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Value Proposition

The Policy Argument, the Commercial Imperative and the Wow Factor

Accepted position paper for OWL Experiences and Directions 2005 [OWLED]

Abstract.The semantic web is a truly exciting development and has the potential to revolutionise the way people access online data. This is obvious to those involved with its development. However, conveying that potential and sharing the enthusiasm with policy makers can be very difficult. The semantic web must be repackaged as a commercial sales tools.

1 Introduction

In the early days of the internet, metadata such as keywords, descriptions and con-tent labels were commonplace. It is ironic that at a time when the need for metadata is ever more apparent, and when RDF and OWL are recognised as being mature stan-dards, the trivial amounts of metadata provided on the majority of websites is of such poor quality as to be largely useless.

Having developed the architecture, semantic web practitioners must now think in terms of commercial imperatives rather than cool ideas if the hard work is to bear fruit for the benefit of content providers, users and, importantly from ICRA's point of view, children.

2 Metadata on the Web Today

ICRA and its predecessor organisation, RSACi, have been around for a long time promoting a simple idea: that content providers add a label to their material that de-scribes it in terms that reflect the concerns of parents. The Platform for Internet Con-tent Selection, [PICS], was one of the first W3C Recommendations, was built into Internet Explorer 3.0 and the RSACi website was once the 37th most visited site on the net.

Times have changed. Today, encouraging people to add structured metadata kind to their online material is an uphill struggle. Webmasters do generally include a title and may add keywords in the belief, rightly or wrongly, that it will improve their search engine visibility. Beyond that, however, there is little agreement on how to proceed. To take some high profile examples: on 10th August 2005 the metadata on the Microsoft homepage included an RSACi PICS label plus:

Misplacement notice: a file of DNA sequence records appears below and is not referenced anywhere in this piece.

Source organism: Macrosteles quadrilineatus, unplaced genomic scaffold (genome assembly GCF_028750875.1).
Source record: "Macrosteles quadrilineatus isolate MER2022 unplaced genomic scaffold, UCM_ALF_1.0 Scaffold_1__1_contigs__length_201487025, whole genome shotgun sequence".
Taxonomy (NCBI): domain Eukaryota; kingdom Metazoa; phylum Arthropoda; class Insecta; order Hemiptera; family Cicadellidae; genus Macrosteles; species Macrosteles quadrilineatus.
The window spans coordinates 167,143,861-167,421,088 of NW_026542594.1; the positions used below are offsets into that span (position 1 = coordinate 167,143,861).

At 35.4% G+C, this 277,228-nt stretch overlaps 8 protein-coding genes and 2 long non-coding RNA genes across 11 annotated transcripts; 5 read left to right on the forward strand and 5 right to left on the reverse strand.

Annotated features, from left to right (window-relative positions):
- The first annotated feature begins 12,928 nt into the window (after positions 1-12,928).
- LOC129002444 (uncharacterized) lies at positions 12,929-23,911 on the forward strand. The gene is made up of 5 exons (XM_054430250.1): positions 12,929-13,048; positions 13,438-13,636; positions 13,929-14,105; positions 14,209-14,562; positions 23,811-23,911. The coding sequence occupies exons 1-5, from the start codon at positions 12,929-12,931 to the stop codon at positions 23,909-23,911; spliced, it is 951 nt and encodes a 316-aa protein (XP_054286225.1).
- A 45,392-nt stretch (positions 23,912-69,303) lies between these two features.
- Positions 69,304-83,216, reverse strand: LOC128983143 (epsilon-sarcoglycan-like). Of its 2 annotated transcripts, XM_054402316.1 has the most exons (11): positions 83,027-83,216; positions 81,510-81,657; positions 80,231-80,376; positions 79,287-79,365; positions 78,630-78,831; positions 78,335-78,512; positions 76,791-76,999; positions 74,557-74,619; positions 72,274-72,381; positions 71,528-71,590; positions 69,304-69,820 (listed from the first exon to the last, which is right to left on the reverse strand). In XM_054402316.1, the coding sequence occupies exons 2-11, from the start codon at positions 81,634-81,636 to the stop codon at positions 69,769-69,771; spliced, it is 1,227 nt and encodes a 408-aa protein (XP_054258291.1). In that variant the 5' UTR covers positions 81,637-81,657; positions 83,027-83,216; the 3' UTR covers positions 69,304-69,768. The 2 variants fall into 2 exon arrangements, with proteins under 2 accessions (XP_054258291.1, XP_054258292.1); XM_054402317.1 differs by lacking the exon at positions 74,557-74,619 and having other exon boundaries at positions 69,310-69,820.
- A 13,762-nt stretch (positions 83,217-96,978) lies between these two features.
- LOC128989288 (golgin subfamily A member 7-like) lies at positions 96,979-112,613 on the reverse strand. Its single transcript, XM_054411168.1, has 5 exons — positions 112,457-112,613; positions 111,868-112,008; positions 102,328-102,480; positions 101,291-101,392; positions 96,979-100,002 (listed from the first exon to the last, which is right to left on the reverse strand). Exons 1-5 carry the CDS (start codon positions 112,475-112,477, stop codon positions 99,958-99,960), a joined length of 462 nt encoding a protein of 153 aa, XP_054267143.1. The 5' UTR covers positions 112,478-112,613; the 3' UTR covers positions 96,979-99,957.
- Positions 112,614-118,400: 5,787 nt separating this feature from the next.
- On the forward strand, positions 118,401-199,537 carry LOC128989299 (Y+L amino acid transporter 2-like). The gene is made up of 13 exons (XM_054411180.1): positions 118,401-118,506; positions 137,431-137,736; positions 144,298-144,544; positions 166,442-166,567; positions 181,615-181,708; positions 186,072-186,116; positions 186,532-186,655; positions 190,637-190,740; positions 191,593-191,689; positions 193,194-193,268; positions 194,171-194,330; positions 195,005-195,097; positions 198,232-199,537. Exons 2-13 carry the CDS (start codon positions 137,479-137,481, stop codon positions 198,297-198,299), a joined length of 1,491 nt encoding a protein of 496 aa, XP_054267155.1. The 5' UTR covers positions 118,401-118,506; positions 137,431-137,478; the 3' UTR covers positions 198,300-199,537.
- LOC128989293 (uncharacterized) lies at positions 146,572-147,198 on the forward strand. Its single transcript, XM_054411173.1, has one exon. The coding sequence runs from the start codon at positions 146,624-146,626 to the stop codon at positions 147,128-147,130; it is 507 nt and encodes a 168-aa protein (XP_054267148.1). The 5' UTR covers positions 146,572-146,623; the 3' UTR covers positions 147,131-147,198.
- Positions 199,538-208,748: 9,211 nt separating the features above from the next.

<meta name="KEYWORDS" ...
<meta name="DESCRIPTION" ...
<meta name="MS.LOCALE"...
<meta name="CATEGORY" ...

On the same day, the Yahoo! homepage had an ICRA PICS label and no other meta or link tags. had a variety of link tags, including RSS feeds, but no <meta> tags beyond a character set definition. In contrast, government websites, such as, will often provide a plethora of metadata using Dublin Core and a self-defined classification system that aids their own content management.

The only metadata that is commonly provided on web pages is a title. Beyond that, the working assumption is that if you want metadata for a resource you're going to have to be ready invoke some sort of AI content analyser or screen scraper to extract it for you. For example, the SIMILE project uses JavaScript and/or XSLT screen scrapers to render highly structured websites into RDF. Job listings, apartments for rent and so on can easily be converted into an RDF format but only because the HTML itself follows a predictable pattern.

Given enough ground truth data, AI analysis can classify documents and give their result in RDF if asked. For example, The Software and Knowledge Engineering Laboratory at NCSR, Athens , trained their FilterX classification system using roughly 2000 web pages each of three types: pornography, glamour (e.g. magazines like FHM) and non-sexual material. As a result, the system can describe any web page using one of three pre-written ICRA labels. This is a less-than ideal solution since the ICRA vocabulary can yield a total of 35 x 1012 possible labels!

If the vision of the semantic web as a system in which computers and people are better able to work in cooperation is to succeed, the need for a more consistent ap-proach seems clear.

3 Overcoming Scepticism

ICRA has now stopped using PICS labelling and is promoting the addition of RDF descriptions to websites. Our primary goal is the protection of children but to achieve this, we need to get a lot of people to add the right sort of metadata to their content. We're working with trustmark scheme operators to get their "quality seals" expressed in RDF [QUATRO] and are excited about ideas like Mobile OK [W3C-MWI].

We really are asking every webmaster in the world to add a little bit of RDF to their content. This should be as natural and normal as using CSS; the addition of RDF should be as much a part of "Create a Website in 21 Days" guides as instructions for creating tables. It's not impossible. For different reasons, different organisations un-derstand the potential benefits of detailed, machine-processable metadata on the web.

Many more people, however, are deeply sceptical. There are two essential obsta-cles to the wide-scale provision of metadata.